Un amour à taire is a 2005 French film that was originally made for television. Here’s the trailer for the film (it’s not of very good quality, but it’s the best I could find with subtitles):

A Love to Hide is billed as a gay love story set during the Nazi occupation of Paris in 1942. Sara, a Jew, has just witnessed the deaths of her parents and sister. With no where else to go, she asks her childhood friend, Jean, for help. Although she’s been in love with Jean since they were children, she soon discovers that he is gay and in a four-year relationship with Phillipe. When Jean’s brother, Jacques, is released from prison, his jealousy over Sara’s continued love for his brother leads him to commit a rash act, one that eventually destroys their lives.

I’ll start with what I didn’t like about this film: it’s entirely predictable. Once you realize that this isn’t a love-conquers-all kind of film, you know exactly what’s going to happen. From Jacques’s reappearance from jail, you know he’s trouble, despite his claims to love his brother no matter what. A little before each twist and turn in the story occurs, PJ and I definitely saw around each corner. It’s certainly not a subtle film.

But it’s not trying to be subtle. A Love to Hide is an unabashedly sentimental film — much like Clint Eastwood’s Million Dollar Baby — and it uses that sentiment to make us care for these characters so that we feel the horror as their lives and loves are destroyed by the Nazis and their collaborators. That we see each blow before it falls only makes this sentimentalism all the more powerful. By the end, we (or perhaps the original French television audience) is meant to mourn for the inhumanity inflicted by the Nazis, for the institutionalized gay bashing that so many of the French were willing to aid and abet, just as they aided and abetted the systematic genocide of Europe’s Jews.

As such, this movie is a devastating film. I can’t remember the last time I cried watching a movie; I was definitely teary-eyed by the end of this one. As a gay man, I can’t help but wonder how easy it still is for my own countrymen and women to turn a blind eye to the systematic othering of gay people in America. We’re not put in concentration camps, but it’s not really a far cry from “your love is less than ours” to “your humanity is less than ours” to “your lives matter less” to “why not criminalize homosexuality?”. I’m not generally given to paranoia, but this movie reminds us all that collaboration and capitulation can happen anytime, anywhere.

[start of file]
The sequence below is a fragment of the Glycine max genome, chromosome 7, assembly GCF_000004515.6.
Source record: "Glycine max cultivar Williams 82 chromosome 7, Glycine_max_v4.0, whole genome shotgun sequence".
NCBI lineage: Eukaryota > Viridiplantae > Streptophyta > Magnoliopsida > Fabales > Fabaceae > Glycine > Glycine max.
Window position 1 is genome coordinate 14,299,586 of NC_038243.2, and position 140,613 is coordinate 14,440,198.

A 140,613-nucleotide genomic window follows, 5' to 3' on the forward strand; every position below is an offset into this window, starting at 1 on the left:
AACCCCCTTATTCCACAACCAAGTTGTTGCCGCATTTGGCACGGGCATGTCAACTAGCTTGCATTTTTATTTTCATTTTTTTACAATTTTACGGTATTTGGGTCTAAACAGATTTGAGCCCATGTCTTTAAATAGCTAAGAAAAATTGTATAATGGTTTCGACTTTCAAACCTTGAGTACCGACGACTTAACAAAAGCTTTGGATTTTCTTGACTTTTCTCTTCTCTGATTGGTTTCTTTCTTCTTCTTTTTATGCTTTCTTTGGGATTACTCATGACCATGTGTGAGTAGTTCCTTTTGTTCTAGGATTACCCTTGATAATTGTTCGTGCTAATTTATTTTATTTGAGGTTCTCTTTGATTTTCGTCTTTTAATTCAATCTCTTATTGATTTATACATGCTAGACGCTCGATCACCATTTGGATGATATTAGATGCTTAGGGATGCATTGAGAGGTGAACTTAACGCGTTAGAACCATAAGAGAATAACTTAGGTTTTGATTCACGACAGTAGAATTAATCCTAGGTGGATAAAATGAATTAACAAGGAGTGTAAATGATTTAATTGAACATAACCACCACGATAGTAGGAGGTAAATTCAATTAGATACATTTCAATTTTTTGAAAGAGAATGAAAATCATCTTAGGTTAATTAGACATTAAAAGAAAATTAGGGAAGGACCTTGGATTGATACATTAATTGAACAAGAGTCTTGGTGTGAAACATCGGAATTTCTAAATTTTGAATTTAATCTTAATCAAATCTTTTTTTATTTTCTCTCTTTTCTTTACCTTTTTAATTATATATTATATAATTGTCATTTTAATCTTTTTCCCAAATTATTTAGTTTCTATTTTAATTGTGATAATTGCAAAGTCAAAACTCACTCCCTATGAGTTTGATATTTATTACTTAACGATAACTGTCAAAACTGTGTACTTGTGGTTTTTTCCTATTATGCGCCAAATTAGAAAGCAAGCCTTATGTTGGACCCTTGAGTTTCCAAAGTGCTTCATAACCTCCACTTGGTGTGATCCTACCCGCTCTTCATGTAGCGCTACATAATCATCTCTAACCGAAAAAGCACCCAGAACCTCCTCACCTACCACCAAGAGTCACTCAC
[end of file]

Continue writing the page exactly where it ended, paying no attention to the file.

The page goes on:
Part of what makes this movie work is the brilliant acting by the principles. Jérémie Renier plays Jean. We saw him not long ago in L’Enfant, a movie I didn’t really care for. Renier is excellent here. Louise Monot plays Sara. It is really through her eyes that we see everything that happens in the film. Our sympathy for her is therefore crucial, and Monot does a good job of keeping us on her side. Bruno Todeschini plays Jean’s lover, Phillipe, and Nicolas Gob play Jacques. Gob has the most difficult part — he’s almost completely unsympathetic in some ways, and yet I don’t think we ever fully judge him. He too is a tragic figure rather than a villain.

All of the technical aspects of the film are also excellent: the direction, the writing, the costumes, the sets, the music, etc. I was really surprised that it was made for t.v., though that explains the lack of any good sex scenes.

PJ and I are going to Paris this summer. I would now like to visit the memorial to the French deportees. The world has changed so much in 60 years, but we can never forget what happened not so long ago. The day we do is the day my latent paranoia becomes a very realistic fear. Un amour à taire is a beautiful, haunting film. I highly recommend it.